Government Threatens with Jail Time for Growing Produce in Front-Yard Garden
You own your home and the lot that it sits on. So, if you want to plant tomatoes instead of bushes, you should be entitled to that, right? While this may seem like a common sense line of reasoning, many cities and towns across our nation think otherwise. They don’t want their citizens using a front-yard garden to grow food – they want perfectly green and manicured lawns.
Using a Front-Yard Garden to Grow Veges? You May Not be Allowed
It seems like every month a few more stories hit the social media grapevines, where home owners are being punished for growing food. Some of these front-yard gardeners have created landscapes that rival those created by high-paid landscaping companies. The difference—all of this greenery is edible.
Whether it’s the HOA rules or a city ordinance, some front-yard gardeners are being forced to pull up their plants and scrap their edible landscape. Why? If for nothing more than to have a seamless line of green yards stretching through the neighborhood.
When we can’t trust what we find at the grocery store, and farmer’s markets are limited and not always within driving distance, growing our own food doesn’t just make sense, it makes perfect sense.
And once you’ve begun growing your own, you will likely begin to wonder why Americans ever moved away from self-sustaining gardens.
Why can’t many of us grow food in the front-yard garden? Many townships say that the ‘issue’ revolves around yard space, where a vegetable garden may only be allowed to take up to 20-30% of a yard area. It may sound crazy that a city government would spend (waste) resources to target gardeners, but it actually happens more often than you would think.
As reported by Dr. Mercola:
- In 2011, Julie Bass of Oak Park, Michigan was charged with a misdemeanor and threatened with jail time for planting a vegetable garden in her front yard.
- In British Columbia, Dirk Becker was threatened with six months in jail for converting an acre of his 2.5-acre lot into an organic farm. What’s even more unsettling about the charges in this case is that the lot was literally stripped bare down to a gravel pit before this. The owner spent over a decade healing the land and converting it into a self-contained ecosystem that is now home to thriving vegetable crops, fruit trees, bees, butterflies, birds, frogs, dragonflies and more. But because the area is zoned a “residential” lot, the local government is calling on him to “cease all agricultural activity” or pay the consequences.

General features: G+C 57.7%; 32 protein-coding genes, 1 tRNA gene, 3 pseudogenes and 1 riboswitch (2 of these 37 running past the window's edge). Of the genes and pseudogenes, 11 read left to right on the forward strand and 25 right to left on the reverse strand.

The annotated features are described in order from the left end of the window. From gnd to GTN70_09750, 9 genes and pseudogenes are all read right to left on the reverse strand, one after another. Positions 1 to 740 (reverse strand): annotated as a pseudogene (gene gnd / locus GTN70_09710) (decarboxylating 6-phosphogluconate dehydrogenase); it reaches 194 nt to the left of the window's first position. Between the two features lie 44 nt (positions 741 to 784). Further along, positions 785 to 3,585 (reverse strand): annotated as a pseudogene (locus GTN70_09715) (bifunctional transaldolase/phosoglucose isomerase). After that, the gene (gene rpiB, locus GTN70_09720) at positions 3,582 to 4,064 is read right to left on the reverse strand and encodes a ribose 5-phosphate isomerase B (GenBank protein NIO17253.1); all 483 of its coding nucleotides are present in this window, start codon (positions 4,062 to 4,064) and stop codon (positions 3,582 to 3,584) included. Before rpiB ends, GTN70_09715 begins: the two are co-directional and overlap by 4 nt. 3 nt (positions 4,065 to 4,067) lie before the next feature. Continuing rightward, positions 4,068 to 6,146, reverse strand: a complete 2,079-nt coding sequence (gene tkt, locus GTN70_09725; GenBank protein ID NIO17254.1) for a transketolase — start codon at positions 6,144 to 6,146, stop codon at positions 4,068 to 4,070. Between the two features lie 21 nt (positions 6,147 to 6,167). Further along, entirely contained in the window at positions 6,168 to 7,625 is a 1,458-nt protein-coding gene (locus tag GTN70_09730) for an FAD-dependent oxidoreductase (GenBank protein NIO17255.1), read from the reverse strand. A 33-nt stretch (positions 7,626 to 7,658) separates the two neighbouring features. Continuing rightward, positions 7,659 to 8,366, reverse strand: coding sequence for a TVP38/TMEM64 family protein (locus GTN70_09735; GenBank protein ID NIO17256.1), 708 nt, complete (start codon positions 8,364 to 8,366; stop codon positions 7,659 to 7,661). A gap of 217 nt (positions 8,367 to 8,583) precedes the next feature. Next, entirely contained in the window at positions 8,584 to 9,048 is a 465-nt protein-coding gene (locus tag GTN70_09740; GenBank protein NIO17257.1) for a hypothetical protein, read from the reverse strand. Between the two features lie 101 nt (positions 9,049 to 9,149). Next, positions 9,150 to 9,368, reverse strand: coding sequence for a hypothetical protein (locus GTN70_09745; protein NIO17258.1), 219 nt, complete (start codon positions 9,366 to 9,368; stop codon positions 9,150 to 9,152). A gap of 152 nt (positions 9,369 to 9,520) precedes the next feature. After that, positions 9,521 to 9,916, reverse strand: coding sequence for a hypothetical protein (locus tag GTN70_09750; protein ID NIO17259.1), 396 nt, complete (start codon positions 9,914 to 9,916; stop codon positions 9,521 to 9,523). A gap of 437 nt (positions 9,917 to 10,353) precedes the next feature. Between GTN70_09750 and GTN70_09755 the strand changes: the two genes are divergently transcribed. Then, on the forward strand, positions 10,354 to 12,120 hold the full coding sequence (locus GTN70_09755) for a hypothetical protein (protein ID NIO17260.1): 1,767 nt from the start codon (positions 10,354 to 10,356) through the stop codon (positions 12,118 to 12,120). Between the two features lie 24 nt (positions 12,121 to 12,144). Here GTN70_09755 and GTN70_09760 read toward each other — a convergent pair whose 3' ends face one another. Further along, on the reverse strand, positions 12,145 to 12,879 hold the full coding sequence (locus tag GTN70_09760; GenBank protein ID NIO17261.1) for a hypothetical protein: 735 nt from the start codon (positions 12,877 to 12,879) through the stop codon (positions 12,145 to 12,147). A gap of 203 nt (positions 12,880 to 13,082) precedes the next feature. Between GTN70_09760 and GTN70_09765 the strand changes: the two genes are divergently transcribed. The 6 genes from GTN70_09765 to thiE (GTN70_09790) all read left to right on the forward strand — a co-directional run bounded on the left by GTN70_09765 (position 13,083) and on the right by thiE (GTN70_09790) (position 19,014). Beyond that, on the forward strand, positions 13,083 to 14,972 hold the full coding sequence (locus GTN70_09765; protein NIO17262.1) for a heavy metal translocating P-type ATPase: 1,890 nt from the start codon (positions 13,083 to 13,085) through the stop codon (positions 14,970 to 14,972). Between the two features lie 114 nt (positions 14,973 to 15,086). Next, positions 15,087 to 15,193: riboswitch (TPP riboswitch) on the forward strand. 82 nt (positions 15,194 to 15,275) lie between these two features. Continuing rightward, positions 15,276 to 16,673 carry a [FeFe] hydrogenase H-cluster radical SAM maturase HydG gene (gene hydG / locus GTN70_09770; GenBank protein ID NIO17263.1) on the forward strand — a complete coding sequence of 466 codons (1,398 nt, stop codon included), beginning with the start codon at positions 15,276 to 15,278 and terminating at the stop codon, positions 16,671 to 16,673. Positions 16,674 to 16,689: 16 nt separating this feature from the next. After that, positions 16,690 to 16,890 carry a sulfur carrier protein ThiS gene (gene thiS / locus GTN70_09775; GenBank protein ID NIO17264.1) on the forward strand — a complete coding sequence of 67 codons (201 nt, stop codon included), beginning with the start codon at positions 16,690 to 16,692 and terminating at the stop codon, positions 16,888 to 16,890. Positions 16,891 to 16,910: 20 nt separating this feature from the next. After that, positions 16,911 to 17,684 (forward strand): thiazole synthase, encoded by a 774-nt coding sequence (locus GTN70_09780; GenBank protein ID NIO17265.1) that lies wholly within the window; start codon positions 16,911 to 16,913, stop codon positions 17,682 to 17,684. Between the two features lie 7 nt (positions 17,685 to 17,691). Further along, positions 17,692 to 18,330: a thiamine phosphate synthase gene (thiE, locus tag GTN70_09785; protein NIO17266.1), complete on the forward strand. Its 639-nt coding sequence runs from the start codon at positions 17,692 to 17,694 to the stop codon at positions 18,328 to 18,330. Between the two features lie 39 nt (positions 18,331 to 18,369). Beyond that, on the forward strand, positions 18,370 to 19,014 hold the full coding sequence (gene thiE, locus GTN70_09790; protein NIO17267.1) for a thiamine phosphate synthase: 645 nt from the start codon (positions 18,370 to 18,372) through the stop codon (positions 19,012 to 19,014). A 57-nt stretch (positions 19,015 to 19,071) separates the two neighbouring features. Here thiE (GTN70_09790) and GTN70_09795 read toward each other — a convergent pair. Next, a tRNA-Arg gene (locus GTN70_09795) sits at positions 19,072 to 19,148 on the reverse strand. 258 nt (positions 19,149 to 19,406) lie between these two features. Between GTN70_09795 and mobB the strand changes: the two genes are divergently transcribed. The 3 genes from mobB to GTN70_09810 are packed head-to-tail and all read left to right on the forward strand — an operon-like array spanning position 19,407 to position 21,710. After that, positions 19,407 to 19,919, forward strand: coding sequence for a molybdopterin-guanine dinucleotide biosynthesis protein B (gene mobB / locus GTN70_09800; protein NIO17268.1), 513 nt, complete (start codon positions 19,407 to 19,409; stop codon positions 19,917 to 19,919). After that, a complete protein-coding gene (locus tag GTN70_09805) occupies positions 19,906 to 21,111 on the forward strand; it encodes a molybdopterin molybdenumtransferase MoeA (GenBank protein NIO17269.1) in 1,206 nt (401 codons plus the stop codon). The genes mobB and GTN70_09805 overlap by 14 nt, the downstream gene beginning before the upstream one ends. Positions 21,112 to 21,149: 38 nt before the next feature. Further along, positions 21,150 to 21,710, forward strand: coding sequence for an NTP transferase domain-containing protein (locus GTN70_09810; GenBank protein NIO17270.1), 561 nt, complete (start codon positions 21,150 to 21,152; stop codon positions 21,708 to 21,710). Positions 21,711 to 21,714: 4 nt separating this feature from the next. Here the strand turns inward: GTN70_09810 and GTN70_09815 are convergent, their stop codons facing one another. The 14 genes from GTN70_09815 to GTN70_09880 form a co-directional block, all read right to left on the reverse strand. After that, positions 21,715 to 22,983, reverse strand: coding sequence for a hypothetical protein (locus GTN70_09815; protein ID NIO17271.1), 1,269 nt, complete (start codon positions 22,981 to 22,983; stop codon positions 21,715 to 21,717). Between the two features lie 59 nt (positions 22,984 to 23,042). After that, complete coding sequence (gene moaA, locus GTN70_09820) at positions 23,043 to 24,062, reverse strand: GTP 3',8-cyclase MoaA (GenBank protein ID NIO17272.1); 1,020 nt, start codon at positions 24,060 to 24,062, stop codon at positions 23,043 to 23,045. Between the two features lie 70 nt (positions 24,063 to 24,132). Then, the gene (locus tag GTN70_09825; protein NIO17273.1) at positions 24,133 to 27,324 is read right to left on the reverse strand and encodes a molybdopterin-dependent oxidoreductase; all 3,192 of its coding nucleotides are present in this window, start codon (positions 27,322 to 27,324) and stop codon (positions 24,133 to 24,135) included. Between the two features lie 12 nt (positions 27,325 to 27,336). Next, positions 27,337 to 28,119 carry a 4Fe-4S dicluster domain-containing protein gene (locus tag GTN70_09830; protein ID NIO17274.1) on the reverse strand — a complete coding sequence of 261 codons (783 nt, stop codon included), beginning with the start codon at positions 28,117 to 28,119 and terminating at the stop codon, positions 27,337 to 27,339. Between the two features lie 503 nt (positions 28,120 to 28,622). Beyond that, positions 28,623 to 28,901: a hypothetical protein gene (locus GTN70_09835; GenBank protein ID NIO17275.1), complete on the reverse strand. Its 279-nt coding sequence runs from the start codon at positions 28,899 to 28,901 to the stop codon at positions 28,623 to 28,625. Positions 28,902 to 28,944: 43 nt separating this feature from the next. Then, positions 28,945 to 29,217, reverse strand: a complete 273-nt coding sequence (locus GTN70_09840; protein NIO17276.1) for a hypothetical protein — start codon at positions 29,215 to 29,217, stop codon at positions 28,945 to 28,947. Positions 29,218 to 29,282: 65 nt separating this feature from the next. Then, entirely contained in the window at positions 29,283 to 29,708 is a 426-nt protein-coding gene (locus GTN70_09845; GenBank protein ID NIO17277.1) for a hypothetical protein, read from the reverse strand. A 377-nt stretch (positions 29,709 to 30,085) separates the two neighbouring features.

- Earlier this year, city inspectors bulldozed more than 100 types of plants, including garlic chives, strawberry and apple mint, being grown by Denise Morrison in Tulsa, Oklahoma. The inspectors said her plants were too tall, but city code allows for plants over 12 inches if they’re meant for human consumption, which hers were. Morrison is now suing the city for violating her civil rights.
- Steve Miller was fined $5,200 for growing vegetables in his Clarkston, Georgia backyard, which he not only consumed but also sold at farmers markets and shared with friends.
Where to get Started?
Whether you are looking to grow vegetables in a front-yard garden, out back, or even on your apartment balcony, there are simple ways to get started. Choose the right place, where your plants will get plenty of sunshine and won’t be trampled by the dog or neighborhood kids.
You can dig down, beneath the grass roots to the soil or you can create a raised bed. Planting an amazing kitchen garden entirely in containers, without breaking soil at all, is also an option.
If you are a beginner, choose plants that are easy to grow like tomatoes, hearty greens, and squash. Purchase starter plants for things like peppers, squash and tomatoes, to get a head start and to eliminate some of the gamble when planting seeds.
A little research into your gardening options goes a long way. And if you’re looking to grow your own vegetables, strongly consider going all organic. Organic gardening is a great way to avoid the threat of genetically modified foods, pesticides, and toxic additives. While the garden can be as large or small as you’d like, the benefit of knowing exactly how your food was prepared and therefore what is in it is worth the time and effort that goes into it. Want to know how to do organic gardening? Check out our organic gardening 101 post.
And, if you live in a town where there might be a battle over your new mini-farm, be prepared. Know your rights, keep your garden looking nice, and be ready to stand your ground.